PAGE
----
April 22, 2017.  After Wales, Overwhelming Majority got one more chance to screen in the Springs, at a brand new iteration of the Indie Spirit Film Festival.  Colorado Short Circuit showcases the work of Colorado filmmakers working in short films.  I think for this version most of the featured films were made by people living on the front range, primarily Denver and Colorado Springs.

As always, a great time was had, and I certainly knew lots of people already.  As a bonus, I shot a few rolls of super 8 for my experimental/avant-garde cinema class.  I will be finalizing that project sometime in the Fall and then it’s back to submitting to festivals.

Why I love Fuji slide film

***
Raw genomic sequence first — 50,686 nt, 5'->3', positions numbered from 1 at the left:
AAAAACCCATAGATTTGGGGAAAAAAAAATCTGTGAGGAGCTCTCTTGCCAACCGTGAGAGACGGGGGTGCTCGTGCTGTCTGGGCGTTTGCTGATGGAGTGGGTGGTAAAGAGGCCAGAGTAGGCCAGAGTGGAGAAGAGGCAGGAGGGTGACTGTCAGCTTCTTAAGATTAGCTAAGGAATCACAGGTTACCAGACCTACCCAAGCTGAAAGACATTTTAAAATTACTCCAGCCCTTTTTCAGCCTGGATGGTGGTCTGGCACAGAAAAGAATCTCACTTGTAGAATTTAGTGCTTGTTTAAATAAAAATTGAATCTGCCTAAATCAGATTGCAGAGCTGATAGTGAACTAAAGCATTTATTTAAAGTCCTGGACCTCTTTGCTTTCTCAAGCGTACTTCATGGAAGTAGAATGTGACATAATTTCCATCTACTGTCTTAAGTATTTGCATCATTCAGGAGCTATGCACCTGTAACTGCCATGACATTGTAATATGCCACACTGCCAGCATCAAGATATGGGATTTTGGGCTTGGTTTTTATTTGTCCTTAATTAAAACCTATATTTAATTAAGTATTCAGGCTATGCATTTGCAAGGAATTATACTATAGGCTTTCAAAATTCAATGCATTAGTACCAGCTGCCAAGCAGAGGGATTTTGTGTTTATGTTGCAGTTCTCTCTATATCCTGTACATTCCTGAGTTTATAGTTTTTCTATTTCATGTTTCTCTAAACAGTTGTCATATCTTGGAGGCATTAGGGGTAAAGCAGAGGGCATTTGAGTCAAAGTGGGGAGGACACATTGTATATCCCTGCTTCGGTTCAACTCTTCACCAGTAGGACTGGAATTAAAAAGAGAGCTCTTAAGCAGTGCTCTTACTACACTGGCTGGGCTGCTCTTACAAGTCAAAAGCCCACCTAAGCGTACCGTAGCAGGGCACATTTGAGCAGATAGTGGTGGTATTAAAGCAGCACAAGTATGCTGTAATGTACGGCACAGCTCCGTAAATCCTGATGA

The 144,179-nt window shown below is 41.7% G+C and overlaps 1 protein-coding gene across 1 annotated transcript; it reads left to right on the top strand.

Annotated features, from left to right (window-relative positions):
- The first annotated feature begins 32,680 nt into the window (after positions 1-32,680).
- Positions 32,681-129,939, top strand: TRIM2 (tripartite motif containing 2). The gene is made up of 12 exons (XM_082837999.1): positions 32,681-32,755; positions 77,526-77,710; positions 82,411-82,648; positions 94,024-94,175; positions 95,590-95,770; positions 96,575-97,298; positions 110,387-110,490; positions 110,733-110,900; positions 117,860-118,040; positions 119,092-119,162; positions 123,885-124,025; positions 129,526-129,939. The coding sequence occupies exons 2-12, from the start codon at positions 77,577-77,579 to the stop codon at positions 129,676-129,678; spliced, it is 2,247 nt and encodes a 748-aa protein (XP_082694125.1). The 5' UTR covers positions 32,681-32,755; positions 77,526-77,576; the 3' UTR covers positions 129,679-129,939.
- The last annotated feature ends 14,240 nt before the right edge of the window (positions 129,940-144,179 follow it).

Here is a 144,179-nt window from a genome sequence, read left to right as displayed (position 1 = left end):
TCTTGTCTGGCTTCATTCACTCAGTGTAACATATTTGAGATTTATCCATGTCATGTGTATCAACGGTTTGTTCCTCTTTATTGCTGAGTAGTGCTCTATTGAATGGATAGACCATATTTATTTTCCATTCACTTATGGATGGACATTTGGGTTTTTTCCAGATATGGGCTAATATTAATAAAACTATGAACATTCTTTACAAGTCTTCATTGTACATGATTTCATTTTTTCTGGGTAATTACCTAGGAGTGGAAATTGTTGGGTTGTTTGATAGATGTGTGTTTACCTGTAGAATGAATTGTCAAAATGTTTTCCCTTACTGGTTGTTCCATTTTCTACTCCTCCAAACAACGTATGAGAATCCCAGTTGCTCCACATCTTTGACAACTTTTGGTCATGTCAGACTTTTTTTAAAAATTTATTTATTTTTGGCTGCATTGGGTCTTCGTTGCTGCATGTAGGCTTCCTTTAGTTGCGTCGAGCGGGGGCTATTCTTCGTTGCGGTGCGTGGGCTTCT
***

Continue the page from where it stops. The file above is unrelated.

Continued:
I might shoot a whole lot of Double-X and Tri-X, but when it comes to color, Fuji still has my heart.  If you need a reason to shoot a roll of slide film, look below.  I mean, what’s not to love?

The price, I suppose, so I usually save this film for special occasions.  And it’s the processing costs that really can drain one’s bank account fast, around $20 for developing and scanning (plus $10-15 for the roll of film itself).  Yikes.  But then I look at a slide on a light table or scanned, and all misgivings go by the wayside:

I don’t shoot a whole lot of slide film, but that’s changing the more I get good results.  While I will shoot Ektachrome when it returns (and with Ferrania not too far away either), Fuji is still my first love for color film.  As I look through these pictures, I notice that a lot of them have very striking shades of blue, a favorite color of mine.  To be honest, Velvia 50 and I didn’t get on very well, but then I’ve only shot one roll and I probably need a bit more practice with it.